Last week my choir held the usual Christmas concert that I've mentioned here before, and the event turned out to be one of those classic Icelandic evenings. This year's program was Bach's Magnificat, a glorious piece of baroque frivolousness, paired with a piece newly written over the past few months. The choir director has been in a composing program at school here, and decided to write a chorale as his final thesis. As he finished the chapters over the fall, we rehearsed them along with the Bach piece, re-learning as he re-wrote, trying to grasp his new sound and do justice to his creation as we brought it to light.
The rehearsals with the baroque orchestra began a week before the concert, and at the last rehearsal on the Sunday before our concert, things were sounding a bit iffy. Soloists were getting lost, the timing of the instruments was off, the choir anxious and uncertain of entrances, notes that had been changed at the last minute, unable to hear each other, shuffling the risers in the back rows. Too late to do anything but hope at that point though, so the on the evening of the performance, as I watched from the side chapel as the church fill with concertgoers, I hoped we'd do justice to this new piece, and to all these people who were paying to hear our efforts.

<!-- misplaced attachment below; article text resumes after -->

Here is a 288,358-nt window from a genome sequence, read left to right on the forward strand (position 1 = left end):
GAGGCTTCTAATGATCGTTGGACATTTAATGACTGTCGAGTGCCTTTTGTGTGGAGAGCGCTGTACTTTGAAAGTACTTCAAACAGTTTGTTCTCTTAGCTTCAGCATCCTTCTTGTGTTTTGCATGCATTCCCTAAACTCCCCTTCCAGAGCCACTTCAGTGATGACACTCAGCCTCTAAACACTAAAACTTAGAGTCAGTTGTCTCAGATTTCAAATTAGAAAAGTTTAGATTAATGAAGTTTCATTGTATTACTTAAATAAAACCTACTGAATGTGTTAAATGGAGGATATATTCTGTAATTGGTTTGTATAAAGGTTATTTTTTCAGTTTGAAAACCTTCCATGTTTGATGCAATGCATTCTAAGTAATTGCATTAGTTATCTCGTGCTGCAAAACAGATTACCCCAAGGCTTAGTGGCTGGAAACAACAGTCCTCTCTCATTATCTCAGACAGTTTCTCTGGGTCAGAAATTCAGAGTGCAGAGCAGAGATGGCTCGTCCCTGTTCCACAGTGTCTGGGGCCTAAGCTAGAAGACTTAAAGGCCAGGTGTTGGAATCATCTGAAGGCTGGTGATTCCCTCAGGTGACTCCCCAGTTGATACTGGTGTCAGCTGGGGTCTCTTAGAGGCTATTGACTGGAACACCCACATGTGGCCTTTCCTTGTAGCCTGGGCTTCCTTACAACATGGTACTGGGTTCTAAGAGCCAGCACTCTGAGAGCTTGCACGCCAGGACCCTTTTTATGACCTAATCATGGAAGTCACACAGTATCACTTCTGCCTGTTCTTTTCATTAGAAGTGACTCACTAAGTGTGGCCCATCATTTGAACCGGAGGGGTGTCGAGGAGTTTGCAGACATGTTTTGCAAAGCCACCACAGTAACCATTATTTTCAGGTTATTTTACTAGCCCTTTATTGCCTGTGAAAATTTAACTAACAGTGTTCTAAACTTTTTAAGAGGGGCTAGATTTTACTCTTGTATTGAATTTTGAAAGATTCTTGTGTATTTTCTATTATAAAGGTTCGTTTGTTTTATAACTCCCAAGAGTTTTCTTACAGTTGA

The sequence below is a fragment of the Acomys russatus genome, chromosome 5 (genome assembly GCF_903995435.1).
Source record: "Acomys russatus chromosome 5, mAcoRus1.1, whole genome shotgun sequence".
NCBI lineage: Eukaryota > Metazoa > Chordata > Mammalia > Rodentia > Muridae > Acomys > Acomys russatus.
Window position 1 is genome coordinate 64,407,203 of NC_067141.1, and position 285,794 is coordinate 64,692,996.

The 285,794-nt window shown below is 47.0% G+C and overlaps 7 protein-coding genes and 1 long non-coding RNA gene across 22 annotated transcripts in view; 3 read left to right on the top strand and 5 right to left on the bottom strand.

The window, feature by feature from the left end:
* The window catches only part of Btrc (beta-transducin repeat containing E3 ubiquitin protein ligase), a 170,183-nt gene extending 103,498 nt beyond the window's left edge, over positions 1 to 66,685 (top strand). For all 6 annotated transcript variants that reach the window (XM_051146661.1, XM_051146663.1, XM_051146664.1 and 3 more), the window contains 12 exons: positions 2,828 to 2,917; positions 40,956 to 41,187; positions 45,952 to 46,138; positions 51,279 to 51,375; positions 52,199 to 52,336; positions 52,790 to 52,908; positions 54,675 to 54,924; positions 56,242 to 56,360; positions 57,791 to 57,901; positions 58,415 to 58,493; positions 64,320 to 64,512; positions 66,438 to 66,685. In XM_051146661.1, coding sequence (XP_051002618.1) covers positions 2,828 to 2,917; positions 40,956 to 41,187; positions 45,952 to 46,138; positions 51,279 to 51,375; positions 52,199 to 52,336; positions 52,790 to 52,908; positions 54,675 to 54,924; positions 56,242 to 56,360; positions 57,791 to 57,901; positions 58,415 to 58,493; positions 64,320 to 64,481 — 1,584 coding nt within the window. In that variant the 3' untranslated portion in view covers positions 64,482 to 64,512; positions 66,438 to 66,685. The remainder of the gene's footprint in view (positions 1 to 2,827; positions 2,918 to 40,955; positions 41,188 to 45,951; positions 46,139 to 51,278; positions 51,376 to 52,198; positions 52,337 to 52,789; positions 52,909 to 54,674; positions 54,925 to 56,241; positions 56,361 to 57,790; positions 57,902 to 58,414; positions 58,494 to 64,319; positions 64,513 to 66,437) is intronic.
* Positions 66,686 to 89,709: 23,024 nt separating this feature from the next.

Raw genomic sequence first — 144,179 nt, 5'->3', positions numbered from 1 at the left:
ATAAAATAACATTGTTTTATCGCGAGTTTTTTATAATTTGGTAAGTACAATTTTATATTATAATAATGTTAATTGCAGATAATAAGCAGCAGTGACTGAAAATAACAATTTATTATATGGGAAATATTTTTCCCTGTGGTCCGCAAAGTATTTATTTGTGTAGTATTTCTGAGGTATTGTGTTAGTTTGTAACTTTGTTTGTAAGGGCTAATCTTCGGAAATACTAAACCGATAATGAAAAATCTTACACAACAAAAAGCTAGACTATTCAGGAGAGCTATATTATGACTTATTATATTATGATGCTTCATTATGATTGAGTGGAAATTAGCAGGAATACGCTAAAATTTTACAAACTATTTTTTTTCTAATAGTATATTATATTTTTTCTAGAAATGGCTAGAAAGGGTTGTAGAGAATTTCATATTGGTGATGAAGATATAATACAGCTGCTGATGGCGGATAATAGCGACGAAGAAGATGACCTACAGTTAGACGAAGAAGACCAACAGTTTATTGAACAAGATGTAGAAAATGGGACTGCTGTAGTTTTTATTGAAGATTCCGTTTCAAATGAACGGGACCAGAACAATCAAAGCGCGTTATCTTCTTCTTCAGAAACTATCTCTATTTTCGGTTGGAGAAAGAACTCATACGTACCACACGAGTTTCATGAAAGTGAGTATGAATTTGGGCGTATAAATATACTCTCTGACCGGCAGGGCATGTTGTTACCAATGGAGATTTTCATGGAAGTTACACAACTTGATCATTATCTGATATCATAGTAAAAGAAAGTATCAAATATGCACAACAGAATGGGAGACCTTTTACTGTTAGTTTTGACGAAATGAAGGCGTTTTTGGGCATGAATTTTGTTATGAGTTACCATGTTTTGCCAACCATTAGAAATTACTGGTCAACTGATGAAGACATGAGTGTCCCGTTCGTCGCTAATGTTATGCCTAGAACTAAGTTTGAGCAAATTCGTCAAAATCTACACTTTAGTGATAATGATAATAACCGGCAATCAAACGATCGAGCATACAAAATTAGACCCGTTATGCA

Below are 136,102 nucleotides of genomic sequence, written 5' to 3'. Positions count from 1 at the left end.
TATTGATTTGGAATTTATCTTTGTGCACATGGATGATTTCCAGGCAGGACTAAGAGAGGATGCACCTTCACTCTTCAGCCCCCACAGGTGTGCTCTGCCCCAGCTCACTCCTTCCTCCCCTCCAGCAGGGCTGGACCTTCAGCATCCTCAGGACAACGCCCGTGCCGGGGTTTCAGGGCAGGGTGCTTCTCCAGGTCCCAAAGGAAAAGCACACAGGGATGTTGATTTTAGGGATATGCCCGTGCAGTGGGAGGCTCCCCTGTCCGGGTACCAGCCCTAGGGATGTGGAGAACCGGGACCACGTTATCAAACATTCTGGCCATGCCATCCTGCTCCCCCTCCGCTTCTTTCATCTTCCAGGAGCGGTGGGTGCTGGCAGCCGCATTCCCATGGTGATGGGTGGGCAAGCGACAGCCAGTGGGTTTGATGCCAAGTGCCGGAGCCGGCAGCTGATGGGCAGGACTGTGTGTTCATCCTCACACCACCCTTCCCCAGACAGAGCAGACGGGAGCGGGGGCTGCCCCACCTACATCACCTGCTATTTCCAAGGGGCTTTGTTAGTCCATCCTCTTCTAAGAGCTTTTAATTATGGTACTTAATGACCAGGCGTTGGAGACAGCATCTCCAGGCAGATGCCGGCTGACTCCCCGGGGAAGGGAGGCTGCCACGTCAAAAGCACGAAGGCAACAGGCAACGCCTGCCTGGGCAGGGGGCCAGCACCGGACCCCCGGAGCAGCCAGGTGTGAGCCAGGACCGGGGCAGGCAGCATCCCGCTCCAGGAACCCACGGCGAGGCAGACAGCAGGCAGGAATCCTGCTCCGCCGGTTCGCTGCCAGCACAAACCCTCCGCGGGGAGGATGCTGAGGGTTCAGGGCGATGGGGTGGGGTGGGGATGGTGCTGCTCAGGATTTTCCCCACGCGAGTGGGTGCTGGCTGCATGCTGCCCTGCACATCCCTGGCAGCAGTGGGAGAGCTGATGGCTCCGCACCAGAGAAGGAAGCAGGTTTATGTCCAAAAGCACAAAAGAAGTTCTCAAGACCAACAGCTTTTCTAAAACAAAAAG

As always though, once the overture began, nothing else mattered but the Bach that we'd been practicing for nearly a year. It's a piece I hope I sing again, although as each movement whizzed by I found myself wondering if or where that might ever happen again. There wasn't much time to ponder this since we filed offstage the instant the last chord was over to mill about in the church's cellar.
Finally, time for the director's piece. Somehow, despite the frustrating performance, it all came together just how it was supposed to- the girls' choir came in right on cue, the soloists remembered their pieces, we found our places and our voices in the choir, and at the end, the director's look of gratitude directed at us said it all. The audience seemed to agree, and one standing ovation and several encores later, I marveled at all the only-in-Iceland features that came together to make this evening possible. There we were, an amateur choir composed of a very motley crew of people, representing all ages, many different professions, a sprinkling of nationalities, along with the elite from Iceland's symphony orchestra, some of the best soloists the country has to offer, all performing a piece that had been written just in a few months by the guy who's guided our choir through four countries now. Doesn't happen every night in a girl's life.
We rounded out the evening with a champagne toast and a hilariously cheesy cake featuring a full-color photograph of the director, as ordered by his wife (she ate the piece with his face on it). The elation of the well-performed concert combined with the liberal champagne made for a joyful and conversational after-party. As it began to wind down, I slipped off my fancy-yet-uncomfortable concert shoes, and back in my boots, I walked the few blocks home in the crisply starry night, arpeggios still trilling in my ears.